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Pearson v. Philadelphia Prison System

United States District Court, E.D. Pennsylvania

January 6, 2017

RODNEY PEARSON, Plaintiff,
v.
PHILADELPHIA PRISON SYSTEM, CITY OF PHILADELPHIA, MAYOR JIM KINNEY, Individually and in his capacity as Mayor, City of Philadelphia, Superintendent Douglas Giorla, Individually and in his capacity as Prison Commissioner, Philadelphia Prison System, WARDEN WILLIAM LAWTON, Individually and in his capacity as Warden, House of Correction, MAJOR EDWARD MIRANDA, Individually and in his capacity as Major, House of Correction, SERGEANT GANGEMI, Individually and in her capacity as Sergeant, House of Correction, CORIZON HEALTH CARE, INC., and QUAN BANG, RN, Defendants.

          MEMORANDUM OPINION

          EDWARD G. SMITH, J.

         The pro se plaintiff commenced this action for alleged damages after he received an infection that he believes resulted from two haircuts he received while incarcerated in the Philadelphia Prison System. Previously, the court dismissed the plaintiff's claims against all of the named defendants except for one. Recently, the court received notice from the remaining defendant that the plaintiff failed to appear for his scheduled deposition and failed to respond to this defendant's written discovery requests. As these failures are emblematic of the plaintiff's failure to comply with the court's deadlines and to otherwise prosecute this matter, the court provided the plaintiff with a period of time to indicate whether he intended to prosecute this matter or whether the court should dismiss the case for lack of prosecution. Predictably, the plaintiff failed to file a response.

         As discussed in more detail below, the court has considered the factors set forth in Poulis v. State Farm Fire and Casualty Co., 747 F.2d 863 (3d Cir. 1984) and finds that they weigh in favor of dismissing this action for lack of prosecution under Rule 41(b) of the Federal Rules of Civil Procedure.

         I. PROCEDURAL HISTORY [1]

         The pro se plaintiff, Rodney Pearson, commenced this action by filing an application to proceed in forma pauperis and a complaint against the Philadelphia Prison System on January 8, 2016.[2] Doc. No. 1. At the time of the filing of these documents, the plaintiff was apparently incarcerated in the House of Correction in Philadelphia.

         After reviewing the application and the proposed complaint as required under 28 U.S.C. § 1915, the court entered an order on February 4, 2016, which (1) granted the application to proceed in forma pauperis, and (2) dismissed the complaint without prejudice to the plaintiff filing an amended complaint within 30 days of the date of the order. Order, Doc. No. 3. The plaintiff responded to this order by filing another complaint that the Clerk of Court docketed as a new action at Civil Action No. 16-770. As the additional complaint pertained to the same subject matter as the complaint in this action and its exhibits contained handwritten notes referencing Civil Action No. 16-240, the court entered an order on February 22, 2016, which consolidated the actions and directed the Clerk of Court to file the complaint at Civil Action No. 16-770 as an amended complaint in this case. Order, Doc. No. 5. On that same date, the Clerk of Court docketed the amended complaint. Doc. No. 6.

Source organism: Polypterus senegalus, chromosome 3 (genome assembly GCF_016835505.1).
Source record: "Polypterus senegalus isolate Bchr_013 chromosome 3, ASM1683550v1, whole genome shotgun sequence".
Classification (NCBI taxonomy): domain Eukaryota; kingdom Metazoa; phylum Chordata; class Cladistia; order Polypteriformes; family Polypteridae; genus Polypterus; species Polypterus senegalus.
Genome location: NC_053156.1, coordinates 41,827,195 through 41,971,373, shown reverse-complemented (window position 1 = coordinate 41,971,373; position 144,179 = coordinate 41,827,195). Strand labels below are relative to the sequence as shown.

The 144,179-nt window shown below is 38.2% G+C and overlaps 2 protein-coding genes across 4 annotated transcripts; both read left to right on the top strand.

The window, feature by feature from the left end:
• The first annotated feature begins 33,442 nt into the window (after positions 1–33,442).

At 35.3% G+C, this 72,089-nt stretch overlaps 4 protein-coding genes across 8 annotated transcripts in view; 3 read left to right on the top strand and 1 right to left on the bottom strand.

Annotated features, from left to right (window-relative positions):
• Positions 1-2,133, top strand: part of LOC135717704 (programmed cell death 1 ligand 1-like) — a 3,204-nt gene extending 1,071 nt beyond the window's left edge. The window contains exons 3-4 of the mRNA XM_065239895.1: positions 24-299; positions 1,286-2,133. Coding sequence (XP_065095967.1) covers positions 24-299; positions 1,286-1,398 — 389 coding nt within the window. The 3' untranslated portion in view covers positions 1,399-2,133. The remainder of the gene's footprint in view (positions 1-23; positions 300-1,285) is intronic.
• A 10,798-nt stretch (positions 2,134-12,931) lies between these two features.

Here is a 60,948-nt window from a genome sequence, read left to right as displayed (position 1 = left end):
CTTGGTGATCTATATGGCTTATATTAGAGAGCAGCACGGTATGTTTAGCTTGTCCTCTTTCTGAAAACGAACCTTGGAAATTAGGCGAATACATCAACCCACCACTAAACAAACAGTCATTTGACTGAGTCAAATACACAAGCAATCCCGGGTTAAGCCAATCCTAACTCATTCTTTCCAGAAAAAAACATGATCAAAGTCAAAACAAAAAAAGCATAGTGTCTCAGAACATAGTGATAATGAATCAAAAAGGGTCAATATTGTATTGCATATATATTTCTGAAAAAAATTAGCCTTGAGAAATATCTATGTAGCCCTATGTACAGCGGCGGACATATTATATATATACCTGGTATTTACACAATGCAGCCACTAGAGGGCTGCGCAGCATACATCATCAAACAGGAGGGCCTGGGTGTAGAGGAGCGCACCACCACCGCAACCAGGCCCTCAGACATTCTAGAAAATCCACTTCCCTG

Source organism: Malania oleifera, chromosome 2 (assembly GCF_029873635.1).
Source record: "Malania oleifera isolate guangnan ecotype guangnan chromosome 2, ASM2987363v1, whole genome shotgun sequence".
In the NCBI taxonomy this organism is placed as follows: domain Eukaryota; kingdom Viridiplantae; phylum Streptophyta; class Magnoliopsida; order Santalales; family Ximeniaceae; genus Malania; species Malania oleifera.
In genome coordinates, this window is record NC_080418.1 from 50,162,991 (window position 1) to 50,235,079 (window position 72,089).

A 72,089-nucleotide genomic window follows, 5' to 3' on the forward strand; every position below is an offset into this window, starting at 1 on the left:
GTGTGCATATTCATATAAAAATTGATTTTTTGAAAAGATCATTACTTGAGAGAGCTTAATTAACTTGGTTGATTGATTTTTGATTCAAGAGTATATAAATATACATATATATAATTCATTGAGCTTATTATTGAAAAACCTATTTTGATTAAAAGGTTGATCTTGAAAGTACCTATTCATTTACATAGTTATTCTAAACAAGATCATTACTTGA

With the amended complaint, the plaintiff now asserts 42 U.S.C. § 1983 claims against the originally-named defendant, the Philadelphia Prison System, and numerous newly-named defendants, including the City of Philadelphia (the “City”), Mayor Jim Kenney (in his official and individual capacities), Superintendent Douglas Giorla (in his official and individual capacities), Warden William Lawton (in his official and individual capacities), Major Edward Miranda (in his official and individual capacities), and Sergeant Gangemi (in his official and individual capacities), Corizon Health Care, Inc. (“Corizon”), and Quan Bang, R.N. (“Bang”).[3]Amended Compl. at 1. Regarding the substance of his claims, the plaintiff claims that while housed in the Philadelphia Prison System as a pretrial detainee in November 2015, he received two haircuts from individuals using unsanitary hair-cutting equipment. Id. at 2-3. By December 2015, the plaintiff noticed an infection on his head in the nature of “a ‘bubble' measuring 2 cm in diameter.” Id. at 3. The plaintiff claims that despite his repeated written requests for medical attention, he was not seen until two or three weeks after his requests. Id.

         The plaintiff alleges that during this medical inspection Bang evaluated the infection and his head, informed him that he would be fine, and recommended treatment by draining the infected area. Id. Although Bang recommended draining the infected area, Corizon denied treatment because it was too expensive and informed the plaintiff that unless it became an open wound, he would have to wait until his release to have the procedure completed. Id.

         Because he was still in pain, the plaintiff continued to submit sick calls to prison personnel. Id. In response to multiple sick calls, Sergeant Gangemi pursued disciplinary action against the plaintiff and issued a written infraction.[4] Id. The plaintiff's condition remained untreated. Id.

         After reviewing these allegations in the amended complaint under section 1915, the court entered an order on May 26, 2016, which, inter alia, dismissed with prejudice the plaintiff's claims against the Philadelphia Prison System because it is not a person subject to suit under section 1983. Order at 1, Doc. No. 7. The court also specially appointed the Clerk of Court to serve written waiver of service requests upon the defendants and, if the defendants did not execute and return waivers of service, the court directed the Clerk of Court to transmit the summonses and a copy of the amended complaint to the United States Marshal's Service for immediate service under Rule 4(c) of the Federal Rules of Civil Procedure. Id. at 2.